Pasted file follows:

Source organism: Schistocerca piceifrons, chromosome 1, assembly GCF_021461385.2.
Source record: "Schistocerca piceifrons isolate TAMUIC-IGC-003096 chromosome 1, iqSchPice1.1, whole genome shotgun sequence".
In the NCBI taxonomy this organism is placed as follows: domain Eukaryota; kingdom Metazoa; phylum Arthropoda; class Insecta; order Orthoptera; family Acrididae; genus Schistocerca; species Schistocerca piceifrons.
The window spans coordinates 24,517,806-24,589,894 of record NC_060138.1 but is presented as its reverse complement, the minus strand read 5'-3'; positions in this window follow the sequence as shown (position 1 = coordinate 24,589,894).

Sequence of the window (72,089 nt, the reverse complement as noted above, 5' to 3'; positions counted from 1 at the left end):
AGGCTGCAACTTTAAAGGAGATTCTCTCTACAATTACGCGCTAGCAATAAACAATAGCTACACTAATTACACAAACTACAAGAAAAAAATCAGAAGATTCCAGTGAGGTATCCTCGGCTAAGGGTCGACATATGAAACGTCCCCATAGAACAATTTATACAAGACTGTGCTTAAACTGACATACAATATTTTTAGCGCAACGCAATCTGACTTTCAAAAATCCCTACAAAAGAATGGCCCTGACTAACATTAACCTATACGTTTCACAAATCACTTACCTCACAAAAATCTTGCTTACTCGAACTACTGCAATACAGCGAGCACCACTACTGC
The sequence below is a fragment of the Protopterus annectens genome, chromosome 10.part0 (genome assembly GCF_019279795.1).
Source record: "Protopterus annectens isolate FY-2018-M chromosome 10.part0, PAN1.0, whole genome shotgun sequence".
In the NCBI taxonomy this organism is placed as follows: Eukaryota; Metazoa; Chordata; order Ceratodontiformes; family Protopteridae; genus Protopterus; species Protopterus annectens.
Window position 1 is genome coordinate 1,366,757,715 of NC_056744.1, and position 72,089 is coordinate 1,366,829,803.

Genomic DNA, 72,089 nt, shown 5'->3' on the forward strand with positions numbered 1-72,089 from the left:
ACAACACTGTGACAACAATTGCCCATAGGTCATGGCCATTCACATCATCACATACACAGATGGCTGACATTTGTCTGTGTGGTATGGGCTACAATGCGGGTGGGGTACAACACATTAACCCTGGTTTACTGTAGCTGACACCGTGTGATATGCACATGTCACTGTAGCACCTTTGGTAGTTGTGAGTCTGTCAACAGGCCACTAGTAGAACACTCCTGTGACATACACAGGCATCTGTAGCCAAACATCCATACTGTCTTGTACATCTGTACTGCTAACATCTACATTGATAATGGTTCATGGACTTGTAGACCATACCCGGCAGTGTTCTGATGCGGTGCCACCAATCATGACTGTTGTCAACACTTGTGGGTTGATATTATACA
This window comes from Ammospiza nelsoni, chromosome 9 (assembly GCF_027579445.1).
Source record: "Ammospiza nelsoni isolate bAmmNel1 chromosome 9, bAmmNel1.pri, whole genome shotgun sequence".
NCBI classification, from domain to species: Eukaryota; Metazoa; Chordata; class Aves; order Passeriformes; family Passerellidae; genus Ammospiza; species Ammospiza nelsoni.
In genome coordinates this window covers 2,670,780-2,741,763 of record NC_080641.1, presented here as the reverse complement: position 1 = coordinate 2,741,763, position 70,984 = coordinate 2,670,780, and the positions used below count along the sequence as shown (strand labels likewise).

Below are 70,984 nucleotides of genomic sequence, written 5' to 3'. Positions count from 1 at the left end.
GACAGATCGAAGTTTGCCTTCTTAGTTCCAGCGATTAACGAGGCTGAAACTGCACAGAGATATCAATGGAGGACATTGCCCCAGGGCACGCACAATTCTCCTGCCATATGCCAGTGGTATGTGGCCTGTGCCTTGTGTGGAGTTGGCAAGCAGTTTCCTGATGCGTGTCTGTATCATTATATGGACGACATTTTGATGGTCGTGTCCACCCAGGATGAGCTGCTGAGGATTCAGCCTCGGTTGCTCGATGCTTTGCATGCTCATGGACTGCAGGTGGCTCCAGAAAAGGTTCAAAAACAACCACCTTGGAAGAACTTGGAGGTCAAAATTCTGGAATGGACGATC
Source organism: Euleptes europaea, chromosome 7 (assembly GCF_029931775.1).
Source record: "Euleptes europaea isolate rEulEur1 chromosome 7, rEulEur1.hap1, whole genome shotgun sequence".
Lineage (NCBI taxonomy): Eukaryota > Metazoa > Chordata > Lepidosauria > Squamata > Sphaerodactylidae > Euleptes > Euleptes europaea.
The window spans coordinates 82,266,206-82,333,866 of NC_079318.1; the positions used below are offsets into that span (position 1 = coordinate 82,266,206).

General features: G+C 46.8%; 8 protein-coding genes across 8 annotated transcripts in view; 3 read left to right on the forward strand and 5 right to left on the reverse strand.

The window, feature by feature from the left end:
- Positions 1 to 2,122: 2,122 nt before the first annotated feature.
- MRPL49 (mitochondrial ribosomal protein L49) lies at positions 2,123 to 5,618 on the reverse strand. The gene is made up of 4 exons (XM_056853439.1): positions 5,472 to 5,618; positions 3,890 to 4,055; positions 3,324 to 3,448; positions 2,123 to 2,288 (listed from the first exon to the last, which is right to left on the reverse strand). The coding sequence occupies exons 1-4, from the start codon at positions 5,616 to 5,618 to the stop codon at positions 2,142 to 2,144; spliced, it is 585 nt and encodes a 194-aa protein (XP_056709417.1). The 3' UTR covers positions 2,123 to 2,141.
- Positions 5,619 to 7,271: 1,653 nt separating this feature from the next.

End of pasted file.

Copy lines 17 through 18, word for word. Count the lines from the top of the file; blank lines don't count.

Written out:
Below are 70,984 nucleotides of genomic sequence, written 5' to 3'. Positions count from 1 at the left end.
GACAGATCGAAGTTTGCCTTCTTAGTTCCAGCGATTAACGAGGCTGAAACTGCACAGAGATATCAATGGAGGACATTGCCCCAGGGCACGCACAATTCTCCTGCCATATGCCAGTGGTATGTGGCCTGTGCCTTGTGTGGAGTTGGCAAGCAGTTTCCTGATGCGTGTCTGTATCATTATATGGACGACATTTTGATGGTCGTGTCCACCCAGGATGAGCTGCTGAGGATTCAGCCTCGGTTGCTCGATGCTTTGCATGCTCATGGACTGCAGGTGGCTCCAGAAAAGGTTCAAAAACAACCACCTTGGAAGAACTTGGAGGTCAAAATTCTGGAATGGACGATC